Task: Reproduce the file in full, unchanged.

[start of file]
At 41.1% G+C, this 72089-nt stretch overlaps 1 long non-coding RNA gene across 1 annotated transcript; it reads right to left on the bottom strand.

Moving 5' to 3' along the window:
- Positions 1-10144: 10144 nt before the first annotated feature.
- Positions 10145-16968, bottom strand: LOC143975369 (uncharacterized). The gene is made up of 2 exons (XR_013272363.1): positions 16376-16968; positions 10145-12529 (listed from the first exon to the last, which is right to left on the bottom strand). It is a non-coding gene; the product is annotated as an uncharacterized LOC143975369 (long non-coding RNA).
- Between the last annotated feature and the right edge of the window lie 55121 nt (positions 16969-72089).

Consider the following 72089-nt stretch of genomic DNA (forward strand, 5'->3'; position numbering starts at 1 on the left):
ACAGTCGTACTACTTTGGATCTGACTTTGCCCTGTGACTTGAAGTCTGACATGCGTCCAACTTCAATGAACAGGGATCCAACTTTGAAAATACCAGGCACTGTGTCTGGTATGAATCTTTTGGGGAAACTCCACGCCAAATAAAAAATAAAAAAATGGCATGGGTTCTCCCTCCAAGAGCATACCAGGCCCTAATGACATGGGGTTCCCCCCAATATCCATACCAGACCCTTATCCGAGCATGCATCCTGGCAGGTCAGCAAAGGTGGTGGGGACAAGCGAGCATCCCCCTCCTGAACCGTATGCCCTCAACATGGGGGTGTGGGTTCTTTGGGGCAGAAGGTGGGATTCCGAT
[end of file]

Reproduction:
At 41.1% G+C, this 72089-nt stretch overlaps 1 long non-coding RNA gene across 1 annotated transcript; it reads right to left on the bottom strand.

Moving 5' to 3' along the window:
- Positions 1-10144: 10144 nt before the first annotated feature.
- Positions 10145-16968, bottom strand: LOC143975369 (uncharacterized). The gene is made up of 2 exons (XR_013272363.1): positions 16376-16968; positions 10145-12529 (listed from the first exon to the last, which is right to left on the bottom strand). It is a non-coding gene; the product is annotated as an uncharacterized LOC143975369 (long non-coding RNA).
- Between the last annotated feature and the right edge of the window lie 55121 nt (positions 16969-72089).

Consider the following 72089-nt stretch of genomic DNA (forward strand, 5'->3'; position numbering starts at 1 on the left):
ACAGTCGTACTACTTTGGATCTGACTTTGCCCTGTGACTTGAAGTCTGACATGCGTCCAACTTCAATGAACAGGGATCCAACTTTGAAAATACCAGGCACTGTGTCTGGTATGAATCTTTTGGGGAAACTCCACGCCAAATAAAAAATAAAAAAATGGCATGGGTTCTCCCTCCAAGAGCATACCAGGCCCTAATGACATGGGGTTCCCCCCAATATCCATACCAGACCCTTATCCGAGCATGCATCCTGGCAGGTCAGCAAAGGTGGTGGGGACAAGCGAGCATCCCCCTCCTGAACCGTATGCCCTCAACATGGGGGTGTGGGTTCTTTGGGGCAGAAGGTGGGATTCCGAT